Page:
[The auction for this Significant Object, with story by Sung J. Woo, has ended. Original price: 50 cents. Final price: $52.]
Last summer, my wife and I held a barbeque in our back yard. After the event, I saw a little yellow bird with a black crown and wings on the knickknack shelf above the toilet in the bathroom. I’d never seen this figurine before. The bird, its head turned ninety degrees to the left of its body, gazed at me squarely with unblinking black eyes.
When I asked my wife about where she got the figurine, she had no idea what I was talking about. The figurine suddenly took on the cold heft of an object that existed only to tell us how much it didn’t belong here.
If neither of us had placed it on the shelf, that meant someone from the party had done it. Maybe it was a joke. Or was it a snide criticism of our decorating skills? I found myself getting angry, but then another thought occurred to me: perhaps it was a psychological issue that one of our friends was suffering from, a sort of a reverse-kleptomaniacal syndrome. In which case my anger was misplaced and insensitive. While I was mulling the possibilities, my wife was completing a more practical, forensic study of the bird. She pointed at the tiny lettering near the bottom, near its tail: MB.
In the kitchen, we went through the guest list and found two matches, a man and a woman who shared the same initials. I’d been friends with the female MB since college, and my wife had known the male MB since early childhood, but they’d never been introduced. Neither seemed to be the type to pull a stunt like this, but we emailed them each a photo of the figurine and asked if they knew anything about it.
Within a minute, we received replies. It was an American goldfinch, they agreed; and neither of them had placed it in our bathroom. The enthusiasm of this identification was evident in both emails; both were avid birders, it turned out. They announced their engagement soon after.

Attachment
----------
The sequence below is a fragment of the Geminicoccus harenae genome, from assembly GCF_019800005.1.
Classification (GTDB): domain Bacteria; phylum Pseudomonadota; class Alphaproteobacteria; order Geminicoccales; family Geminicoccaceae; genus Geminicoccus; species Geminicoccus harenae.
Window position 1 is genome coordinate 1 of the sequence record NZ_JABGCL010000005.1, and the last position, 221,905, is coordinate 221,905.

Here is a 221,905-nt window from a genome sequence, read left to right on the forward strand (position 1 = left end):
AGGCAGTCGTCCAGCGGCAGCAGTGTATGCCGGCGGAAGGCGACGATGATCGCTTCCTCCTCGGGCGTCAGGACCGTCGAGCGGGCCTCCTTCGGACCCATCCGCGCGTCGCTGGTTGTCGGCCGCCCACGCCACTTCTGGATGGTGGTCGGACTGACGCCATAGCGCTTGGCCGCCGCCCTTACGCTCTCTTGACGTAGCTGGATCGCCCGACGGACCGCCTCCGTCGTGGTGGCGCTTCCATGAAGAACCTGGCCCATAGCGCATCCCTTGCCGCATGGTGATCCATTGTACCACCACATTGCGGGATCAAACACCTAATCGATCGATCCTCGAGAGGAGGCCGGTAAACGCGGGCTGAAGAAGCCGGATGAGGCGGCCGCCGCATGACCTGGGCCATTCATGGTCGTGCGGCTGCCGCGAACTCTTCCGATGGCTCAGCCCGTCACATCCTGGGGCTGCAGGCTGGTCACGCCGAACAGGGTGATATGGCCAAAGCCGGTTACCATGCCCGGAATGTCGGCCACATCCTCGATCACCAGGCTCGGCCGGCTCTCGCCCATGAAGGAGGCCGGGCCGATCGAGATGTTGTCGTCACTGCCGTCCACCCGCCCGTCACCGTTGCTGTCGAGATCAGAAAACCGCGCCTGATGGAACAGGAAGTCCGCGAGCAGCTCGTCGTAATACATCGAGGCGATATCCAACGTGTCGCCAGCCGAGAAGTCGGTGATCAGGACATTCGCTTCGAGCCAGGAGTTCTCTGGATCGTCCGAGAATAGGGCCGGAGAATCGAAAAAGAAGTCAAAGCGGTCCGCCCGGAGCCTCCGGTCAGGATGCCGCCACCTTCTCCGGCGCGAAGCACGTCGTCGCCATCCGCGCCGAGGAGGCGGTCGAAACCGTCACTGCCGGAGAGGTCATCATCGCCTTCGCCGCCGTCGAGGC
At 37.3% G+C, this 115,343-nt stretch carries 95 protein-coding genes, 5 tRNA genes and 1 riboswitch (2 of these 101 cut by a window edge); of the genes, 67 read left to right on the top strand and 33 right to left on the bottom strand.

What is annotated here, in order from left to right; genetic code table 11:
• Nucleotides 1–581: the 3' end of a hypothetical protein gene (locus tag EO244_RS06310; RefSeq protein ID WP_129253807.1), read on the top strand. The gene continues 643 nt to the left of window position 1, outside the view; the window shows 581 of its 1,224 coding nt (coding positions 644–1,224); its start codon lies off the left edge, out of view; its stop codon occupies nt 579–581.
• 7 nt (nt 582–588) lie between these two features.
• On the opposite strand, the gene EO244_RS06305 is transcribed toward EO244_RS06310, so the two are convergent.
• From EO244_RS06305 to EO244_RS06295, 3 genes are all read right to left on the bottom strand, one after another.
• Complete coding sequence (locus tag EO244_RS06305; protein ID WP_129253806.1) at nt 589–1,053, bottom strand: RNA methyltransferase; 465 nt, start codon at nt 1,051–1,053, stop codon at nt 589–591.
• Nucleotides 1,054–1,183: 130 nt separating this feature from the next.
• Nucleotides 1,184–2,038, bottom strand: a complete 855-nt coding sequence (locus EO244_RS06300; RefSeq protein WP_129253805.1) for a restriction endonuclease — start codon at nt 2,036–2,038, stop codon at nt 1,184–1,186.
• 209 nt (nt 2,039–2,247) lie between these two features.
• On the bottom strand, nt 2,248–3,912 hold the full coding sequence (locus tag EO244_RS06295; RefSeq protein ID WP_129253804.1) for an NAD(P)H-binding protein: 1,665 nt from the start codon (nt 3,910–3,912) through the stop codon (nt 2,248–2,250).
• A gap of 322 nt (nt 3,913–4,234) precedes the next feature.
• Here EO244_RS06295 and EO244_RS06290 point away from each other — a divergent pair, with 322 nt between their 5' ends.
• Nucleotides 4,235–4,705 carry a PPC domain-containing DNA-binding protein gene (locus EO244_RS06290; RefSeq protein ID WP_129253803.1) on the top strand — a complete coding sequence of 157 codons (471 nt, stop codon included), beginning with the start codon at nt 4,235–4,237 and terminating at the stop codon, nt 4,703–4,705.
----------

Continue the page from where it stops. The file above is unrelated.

When the newly minted couple visited our house a month before the wedding, they stopped by the bathroom to admire the bird that had brought them together. I decided that the perfect way to celebrate their love was to give the bird to them. I found a fancy hexagonal wooden box in the closet and when the evening drew to a close, presented them with the gift.
They looked at the box with absolute shock. In tears, they chided me for taking the bird out of its natural habitat and for putting it in a container that resembled a coffin. Before I had a chance to apologize, they stormed off, and as my wife and I stared at the bird in the box, I had to admit, it did look sort of dead.
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This is such an intriguing story with such unexpected and yet quite logical twists. I love the ending and of course hope the little goldfinch is back its well earned place. I’ve actually own a couple of birds from this figurine series. I think a little yellow parakeet and a blue bird if I remember correctly.
Does this not raise the question as to whether objects find us. The
reverse-flea-market-effect could change a lot about how we consider our
place in the universe.
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